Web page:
But where the quest to suppress objectionable reading material in America used to be more or less the exclusive purview of political conservatives and the religious right, today's censorship flaps are more diverse in both origin and execution. Those freedom-to-read liberals are also, increasingly, enthusiastic censors themselves—ones whose cultural influence is both greater and more insidious than their right-wing counterparts …
Unlike traditional book banning, which targets already-published work, this is a literary McCarthyism that flies largely under the radar; for every author who writes candidly about the deleterious effect of identitarian politics on their work, there are dozens who bristle at the interference but stay silent for the sake of their livelihoods. Ultimately, it's more chilling than anything the right could cook up. Left-wing censorship stifles creativity at the source, intimidates writers with the threat of social and professional death if they refuse to toe the line, and, crucially, obviates the entire notion of suppressing books post-publishing. After all, one need not bother banning what never existed in the first place.
It's also a feature of these practices that those who engage in them will categorically deny that what they're doing is censorship. When they say a book shouldn't exist, that's just criticism; when a terrified author capitulates to their demands, she just did the right thing.
In my estimation, reasonable people will reach different conclusions about the relative power of the right and left to stymie free inquiry by making it harder for authors and willing readers to connect. But one needn’t agree on which side is more consequential to stand in solidarity against all such attempts, as Rosenfield does. Rosenfield’s both of these are bad approach is likelier to attract a liberal coalition big and diverse enough to win than Hiltzik’s only one of these is worrying attitude.
Provocation of the Week
In “Reality Is Just a Game Now,” Jon Askonas describes something anyone who follows public discourse online will recognize:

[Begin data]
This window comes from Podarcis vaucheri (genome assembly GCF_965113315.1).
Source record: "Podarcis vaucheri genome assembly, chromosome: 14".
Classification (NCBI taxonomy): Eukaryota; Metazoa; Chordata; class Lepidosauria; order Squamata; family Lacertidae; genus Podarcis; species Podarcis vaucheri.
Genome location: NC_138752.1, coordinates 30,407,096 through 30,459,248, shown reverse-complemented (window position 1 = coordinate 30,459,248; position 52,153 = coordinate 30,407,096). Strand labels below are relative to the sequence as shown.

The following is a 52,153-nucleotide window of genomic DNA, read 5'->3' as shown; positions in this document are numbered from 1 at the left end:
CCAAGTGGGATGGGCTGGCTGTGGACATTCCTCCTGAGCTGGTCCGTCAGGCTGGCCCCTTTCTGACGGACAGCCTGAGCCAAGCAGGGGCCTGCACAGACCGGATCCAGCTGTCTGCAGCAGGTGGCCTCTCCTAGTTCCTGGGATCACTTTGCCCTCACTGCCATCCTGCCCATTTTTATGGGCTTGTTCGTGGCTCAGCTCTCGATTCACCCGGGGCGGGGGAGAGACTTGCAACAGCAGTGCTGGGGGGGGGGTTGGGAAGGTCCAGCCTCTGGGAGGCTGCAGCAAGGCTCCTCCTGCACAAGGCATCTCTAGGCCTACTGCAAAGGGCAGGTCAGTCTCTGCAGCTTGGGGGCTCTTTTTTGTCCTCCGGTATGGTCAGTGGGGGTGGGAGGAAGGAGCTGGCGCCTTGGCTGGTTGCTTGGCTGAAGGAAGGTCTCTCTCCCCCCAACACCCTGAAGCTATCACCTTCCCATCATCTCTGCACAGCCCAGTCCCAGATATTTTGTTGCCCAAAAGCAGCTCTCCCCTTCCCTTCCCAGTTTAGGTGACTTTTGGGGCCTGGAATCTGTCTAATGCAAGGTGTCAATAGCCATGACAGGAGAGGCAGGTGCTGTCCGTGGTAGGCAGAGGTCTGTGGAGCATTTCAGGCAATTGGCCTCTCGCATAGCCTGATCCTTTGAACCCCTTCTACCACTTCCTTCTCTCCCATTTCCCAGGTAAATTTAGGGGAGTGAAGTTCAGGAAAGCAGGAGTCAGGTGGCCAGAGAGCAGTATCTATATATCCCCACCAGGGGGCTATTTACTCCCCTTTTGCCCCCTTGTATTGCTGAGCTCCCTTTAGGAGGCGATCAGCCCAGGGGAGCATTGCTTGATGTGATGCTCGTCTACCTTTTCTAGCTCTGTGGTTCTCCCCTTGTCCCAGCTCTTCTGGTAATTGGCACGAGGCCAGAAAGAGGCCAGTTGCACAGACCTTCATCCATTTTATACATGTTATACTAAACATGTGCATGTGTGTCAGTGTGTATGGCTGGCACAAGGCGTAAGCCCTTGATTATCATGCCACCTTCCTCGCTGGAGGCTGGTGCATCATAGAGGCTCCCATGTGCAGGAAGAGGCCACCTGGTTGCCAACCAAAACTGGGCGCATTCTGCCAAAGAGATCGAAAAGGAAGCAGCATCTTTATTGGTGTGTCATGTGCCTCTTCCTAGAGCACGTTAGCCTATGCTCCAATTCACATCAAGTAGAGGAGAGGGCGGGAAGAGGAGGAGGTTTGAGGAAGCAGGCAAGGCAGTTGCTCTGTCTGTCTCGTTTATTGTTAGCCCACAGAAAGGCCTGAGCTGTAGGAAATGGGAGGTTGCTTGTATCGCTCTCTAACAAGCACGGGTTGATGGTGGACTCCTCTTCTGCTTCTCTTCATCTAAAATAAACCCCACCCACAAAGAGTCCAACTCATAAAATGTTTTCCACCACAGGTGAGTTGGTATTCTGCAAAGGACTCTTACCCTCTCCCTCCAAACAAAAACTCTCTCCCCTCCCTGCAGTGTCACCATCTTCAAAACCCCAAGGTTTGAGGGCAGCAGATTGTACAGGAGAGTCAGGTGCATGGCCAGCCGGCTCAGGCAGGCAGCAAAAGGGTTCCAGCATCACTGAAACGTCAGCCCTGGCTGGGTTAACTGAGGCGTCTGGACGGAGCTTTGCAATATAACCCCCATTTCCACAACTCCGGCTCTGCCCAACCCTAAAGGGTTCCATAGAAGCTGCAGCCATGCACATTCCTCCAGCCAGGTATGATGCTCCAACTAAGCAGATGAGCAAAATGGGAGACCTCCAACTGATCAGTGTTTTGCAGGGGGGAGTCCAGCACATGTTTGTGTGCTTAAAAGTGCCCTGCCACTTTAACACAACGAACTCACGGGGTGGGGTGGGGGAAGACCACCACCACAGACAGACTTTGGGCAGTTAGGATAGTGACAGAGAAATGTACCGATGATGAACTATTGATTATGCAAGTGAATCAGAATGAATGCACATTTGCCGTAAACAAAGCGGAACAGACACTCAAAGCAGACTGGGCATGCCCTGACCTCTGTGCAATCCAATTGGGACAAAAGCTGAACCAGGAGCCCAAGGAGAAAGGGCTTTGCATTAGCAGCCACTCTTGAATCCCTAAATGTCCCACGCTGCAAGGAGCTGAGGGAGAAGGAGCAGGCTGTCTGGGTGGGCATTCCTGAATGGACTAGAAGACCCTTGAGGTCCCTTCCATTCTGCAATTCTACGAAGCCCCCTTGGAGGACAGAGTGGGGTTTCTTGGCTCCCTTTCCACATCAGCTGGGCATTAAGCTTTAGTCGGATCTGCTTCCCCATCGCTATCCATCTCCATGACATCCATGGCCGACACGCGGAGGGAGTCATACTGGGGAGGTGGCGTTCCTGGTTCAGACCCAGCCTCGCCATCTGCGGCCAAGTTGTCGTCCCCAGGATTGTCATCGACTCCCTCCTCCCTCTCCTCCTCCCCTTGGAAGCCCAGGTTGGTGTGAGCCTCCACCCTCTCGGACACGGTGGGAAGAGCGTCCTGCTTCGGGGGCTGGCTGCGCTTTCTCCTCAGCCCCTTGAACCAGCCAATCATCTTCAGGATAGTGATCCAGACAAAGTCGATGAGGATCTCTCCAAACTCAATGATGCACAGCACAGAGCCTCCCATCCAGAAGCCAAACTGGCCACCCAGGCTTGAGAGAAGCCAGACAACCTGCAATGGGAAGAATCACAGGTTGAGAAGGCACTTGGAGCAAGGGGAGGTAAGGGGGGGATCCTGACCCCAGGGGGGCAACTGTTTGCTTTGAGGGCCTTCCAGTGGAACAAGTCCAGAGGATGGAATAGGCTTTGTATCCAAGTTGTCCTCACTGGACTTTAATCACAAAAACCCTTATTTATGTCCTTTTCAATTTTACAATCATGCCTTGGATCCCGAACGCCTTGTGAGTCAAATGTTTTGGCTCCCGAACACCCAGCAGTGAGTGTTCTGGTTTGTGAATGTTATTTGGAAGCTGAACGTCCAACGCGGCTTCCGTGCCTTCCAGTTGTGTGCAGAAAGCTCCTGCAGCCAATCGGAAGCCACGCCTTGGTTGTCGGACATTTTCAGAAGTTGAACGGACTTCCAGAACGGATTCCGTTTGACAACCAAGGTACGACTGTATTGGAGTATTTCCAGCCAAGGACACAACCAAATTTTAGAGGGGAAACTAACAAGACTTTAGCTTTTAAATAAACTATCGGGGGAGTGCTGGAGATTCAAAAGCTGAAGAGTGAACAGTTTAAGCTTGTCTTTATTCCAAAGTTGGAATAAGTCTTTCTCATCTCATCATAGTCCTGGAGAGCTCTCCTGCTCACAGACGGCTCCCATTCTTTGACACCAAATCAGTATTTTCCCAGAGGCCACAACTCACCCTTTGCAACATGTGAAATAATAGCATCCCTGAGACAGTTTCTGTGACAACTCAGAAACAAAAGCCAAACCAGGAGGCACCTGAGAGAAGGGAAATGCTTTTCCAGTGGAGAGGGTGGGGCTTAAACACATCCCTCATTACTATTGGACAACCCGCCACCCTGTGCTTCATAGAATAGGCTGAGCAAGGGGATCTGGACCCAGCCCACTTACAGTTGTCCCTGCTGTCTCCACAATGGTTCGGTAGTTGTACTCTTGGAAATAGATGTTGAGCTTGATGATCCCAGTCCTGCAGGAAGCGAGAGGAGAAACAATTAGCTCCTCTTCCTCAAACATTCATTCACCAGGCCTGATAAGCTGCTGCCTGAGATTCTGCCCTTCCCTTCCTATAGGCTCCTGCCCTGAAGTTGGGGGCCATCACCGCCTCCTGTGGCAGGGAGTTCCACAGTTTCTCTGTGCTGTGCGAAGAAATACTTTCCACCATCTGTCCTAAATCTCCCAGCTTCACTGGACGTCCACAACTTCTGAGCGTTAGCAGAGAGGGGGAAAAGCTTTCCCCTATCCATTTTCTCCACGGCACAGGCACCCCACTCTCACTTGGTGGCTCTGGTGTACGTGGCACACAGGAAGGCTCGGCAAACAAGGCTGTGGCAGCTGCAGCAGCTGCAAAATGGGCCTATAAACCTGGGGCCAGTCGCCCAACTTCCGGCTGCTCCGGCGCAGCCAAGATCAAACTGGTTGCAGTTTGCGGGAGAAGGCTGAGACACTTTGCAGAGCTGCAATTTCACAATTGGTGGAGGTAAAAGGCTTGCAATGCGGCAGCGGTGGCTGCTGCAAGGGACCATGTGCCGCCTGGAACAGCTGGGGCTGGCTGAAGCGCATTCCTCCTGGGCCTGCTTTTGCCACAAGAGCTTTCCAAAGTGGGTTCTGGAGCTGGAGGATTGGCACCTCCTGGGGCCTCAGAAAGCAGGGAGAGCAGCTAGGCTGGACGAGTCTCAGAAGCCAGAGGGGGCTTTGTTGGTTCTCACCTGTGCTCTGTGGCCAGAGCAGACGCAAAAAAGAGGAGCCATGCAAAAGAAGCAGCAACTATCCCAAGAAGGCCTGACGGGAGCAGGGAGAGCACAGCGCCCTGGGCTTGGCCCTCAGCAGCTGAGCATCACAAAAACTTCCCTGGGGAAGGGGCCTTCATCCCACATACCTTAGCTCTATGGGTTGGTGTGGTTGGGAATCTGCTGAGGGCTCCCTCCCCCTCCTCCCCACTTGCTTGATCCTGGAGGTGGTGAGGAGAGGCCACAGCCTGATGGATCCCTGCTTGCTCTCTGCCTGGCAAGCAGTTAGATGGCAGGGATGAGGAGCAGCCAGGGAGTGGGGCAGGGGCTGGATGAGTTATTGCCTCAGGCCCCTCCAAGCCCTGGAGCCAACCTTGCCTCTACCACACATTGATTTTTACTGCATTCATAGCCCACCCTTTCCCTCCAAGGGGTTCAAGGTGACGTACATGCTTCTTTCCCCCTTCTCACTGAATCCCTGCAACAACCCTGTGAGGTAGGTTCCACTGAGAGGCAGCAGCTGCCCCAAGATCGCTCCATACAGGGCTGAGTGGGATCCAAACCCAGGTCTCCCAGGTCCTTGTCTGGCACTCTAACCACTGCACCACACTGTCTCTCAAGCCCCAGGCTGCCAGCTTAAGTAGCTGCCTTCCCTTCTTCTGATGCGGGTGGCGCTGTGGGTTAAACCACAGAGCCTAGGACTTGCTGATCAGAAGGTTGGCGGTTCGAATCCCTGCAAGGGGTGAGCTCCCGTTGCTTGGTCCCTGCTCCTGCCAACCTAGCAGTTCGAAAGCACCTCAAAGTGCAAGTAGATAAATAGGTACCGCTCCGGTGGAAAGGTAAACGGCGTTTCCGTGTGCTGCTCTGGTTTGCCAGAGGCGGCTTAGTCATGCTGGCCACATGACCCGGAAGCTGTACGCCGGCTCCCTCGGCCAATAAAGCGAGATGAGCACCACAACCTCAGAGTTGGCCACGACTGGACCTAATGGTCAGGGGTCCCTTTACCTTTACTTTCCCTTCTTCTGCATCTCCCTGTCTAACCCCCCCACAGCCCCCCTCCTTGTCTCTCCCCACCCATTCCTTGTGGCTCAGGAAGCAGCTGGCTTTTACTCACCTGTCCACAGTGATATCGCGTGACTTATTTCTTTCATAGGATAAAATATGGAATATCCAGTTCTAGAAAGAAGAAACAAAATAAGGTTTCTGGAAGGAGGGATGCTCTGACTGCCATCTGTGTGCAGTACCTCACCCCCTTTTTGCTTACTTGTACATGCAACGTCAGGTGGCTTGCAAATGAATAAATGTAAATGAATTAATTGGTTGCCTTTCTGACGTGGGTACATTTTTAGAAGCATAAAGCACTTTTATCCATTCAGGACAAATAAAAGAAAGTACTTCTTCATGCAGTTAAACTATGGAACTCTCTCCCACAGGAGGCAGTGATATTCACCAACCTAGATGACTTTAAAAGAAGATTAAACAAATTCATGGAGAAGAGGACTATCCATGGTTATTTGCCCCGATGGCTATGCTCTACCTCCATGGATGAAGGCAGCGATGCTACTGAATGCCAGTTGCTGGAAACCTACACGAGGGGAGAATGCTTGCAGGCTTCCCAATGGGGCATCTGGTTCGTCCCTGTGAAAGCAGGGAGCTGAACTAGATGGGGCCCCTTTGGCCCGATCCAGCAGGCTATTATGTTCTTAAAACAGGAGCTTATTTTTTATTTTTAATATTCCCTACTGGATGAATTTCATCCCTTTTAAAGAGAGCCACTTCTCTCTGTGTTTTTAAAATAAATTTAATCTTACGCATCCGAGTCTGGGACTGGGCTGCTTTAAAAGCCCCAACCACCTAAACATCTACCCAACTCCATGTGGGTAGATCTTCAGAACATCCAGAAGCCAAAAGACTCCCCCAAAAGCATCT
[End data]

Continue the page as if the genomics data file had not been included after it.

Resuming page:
We hear that online life has fragmented our “information ecosystem,” that this breakup has been accelerated by social division, and vice versa. We hear that alienation drives young men to become radicalized on Gab and 4chan. We hear that people who feel that society has left them behind find consolation in QAnon or in anti-vax Facebook groups. We hear about the alone-togetherness of this all.
What we haven’t figured out how to make sense of yet is the fun that many Americans act like they’re having with the national fracture … Reflect on the feeling you get when you see a headline … so perfect, that so neatly addresses some burning controversy or narrative, that you feel compelled to share it… “Confirmation bias” names the idea that people are more likely to believe things that confirm what they already believe. But it does not explain the emotional relish we feel, the sheer delight when something in line with our deepest feelings about the state of the world, something so perfect, comes before us. Those feelings have a lot in common with how we feel when our sports team scores a point or when a dice roll goes our way in a board game.
The unity we felt watching the news unfold on TV gave way to the division we feel watching events unfold online. We all know that social media has played a part in this. But we should not overestimate its impact, because the story is much bigger. It is a story about the shifting foundations of reality itself—a story in which you and I are playing along.
A bit later in the lengthy essay, he writes that “digital discourse creates a game-like structure in our perception of reality. For everything that happens, every fact we gather, every interpretation of it we provide, we have an ongoing ledger of the ‘points’ we could garner by posting about it online.” If I told you that the whole New Atlantis piece is worth reading, would I be playing?
That’s all for today––see you next week.